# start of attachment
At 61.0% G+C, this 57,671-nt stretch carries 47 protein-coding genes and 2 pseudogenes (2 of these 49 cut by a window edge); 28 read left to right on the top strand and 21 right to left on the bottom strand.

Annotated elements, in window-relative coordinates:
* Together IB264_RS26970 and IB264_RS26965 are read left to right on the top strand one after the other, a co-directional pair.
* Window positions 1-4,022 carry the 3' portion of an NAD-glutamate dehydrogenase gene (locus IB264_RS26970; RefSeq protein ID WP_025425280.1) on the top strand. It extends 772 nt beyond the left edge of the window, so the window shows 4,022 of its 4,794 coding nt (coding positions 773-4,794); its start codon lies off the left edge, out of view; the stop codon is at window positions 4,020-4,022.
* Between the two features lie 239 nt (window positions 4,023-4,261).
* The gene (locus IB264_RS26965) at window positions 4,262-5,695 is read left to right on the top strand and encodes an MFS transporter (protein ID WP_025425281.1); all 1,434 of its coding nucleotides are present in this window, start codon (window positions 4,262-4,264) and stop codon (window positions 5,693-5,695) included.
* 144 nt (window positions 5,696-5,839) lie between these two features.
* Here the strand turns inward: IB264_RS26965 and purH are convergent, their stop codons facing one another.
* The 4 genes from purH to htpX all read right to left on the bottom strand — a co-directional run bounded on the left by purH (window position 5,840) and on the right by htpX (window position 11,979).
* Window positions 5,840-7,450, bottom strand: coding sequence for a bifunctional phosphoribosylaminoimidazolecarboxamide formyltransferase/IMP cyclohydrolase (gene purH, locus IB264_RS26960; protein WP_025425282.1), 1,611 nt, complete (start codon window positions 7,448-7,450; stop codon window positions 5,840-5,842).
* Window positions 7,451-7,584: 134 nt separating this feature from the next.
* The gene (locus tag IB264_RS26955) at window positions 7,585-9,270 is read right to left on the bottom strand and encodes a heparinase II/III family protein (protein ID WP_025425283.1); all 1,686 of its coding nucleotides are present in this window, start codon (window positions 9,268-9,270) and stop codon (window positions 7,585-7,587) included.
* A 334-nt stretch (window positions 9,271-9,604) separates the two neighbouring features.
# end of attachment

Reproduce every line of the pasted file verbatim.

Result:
At 61.0% G+C, this 57,671-nt stretch carries 47 protein-coding genes and 2 pseudogenes (2 of these 49 cut by a window edge); 28 read left to right on the top strand and 21 right to left on the bottom strand.

Annotated elements, in window-relative coordinates:
* Together IB264_RS26970 and IB264_RS26965 are read left to right on the top strand one after the other, a co-directional pair.
* Window positions 1-4,022 carry the 3' portion of an NAD-glutamate dehydrogenase gene (locus IB264_RS26970; RefSeq protein ID WP_025425280.1) on the top strand. It extends 772 nt beyond the left edge of the window, so the window shows 4,022 of its 4,794 coding nt (coding positions 773-4,794); its start codon lies off the left edge, out of view; the stop codon is at window positions 4,020-4,022.
* Between the two features lie 239 nt (window positions 4,023-4,261).
* The gene (locus IB264_RS26965) at window positions 4,262-5,695 is read left to right on the top strand and encodes an MFS transporter (protein ID WP_025425281.1); all 1,434 of its coding nucleotides are present in this window, start codon (window positions 4,262-4,264) and stop codon (window positions 5,693-5,695) included.
* 144 nt (window positions 5,696-5,839) lie between these two features.
* Here the strand turns inward: IB264_RS26965 and purH are convergent, their stop codons facing one another.
* The 4 genes from purH to htpX all read right to left on the bottom strand — a co-directional run bounded on the left by purH (window position 5,840) and on the right by htpX (window position 11,979).
* Window positions 5,840-7,450, bottom strand: coding sequence for a bifunctional phosphoribosylaminoimidazolecarboxamide formyltransferase/IMP cyclohydrolase (gene purH, locus IB264_RS26960; protein WP_025425282.1), 1,611 nt, complete (start codon window positions 7,448-7,450; stop codon window positions 5,840-5,842).
* Window positions 7,451-7,584: 134 nt separating this feature from the next.
* The gene (locus tag IB264_RS26955) at window positions 7,585-9,270 is read right to left on the bottom strand and encodes a heparinase II/III family protein (protein ID WP_025425283.1); all 1,686 of its coding nucleotides are present in this window, start codon (window positions 9,268-9,270) and stop codon (window positions 7,585-7,587) included.
* A 334-nt stretch (window positions 9,271-9,604) separates the two neighbouring features.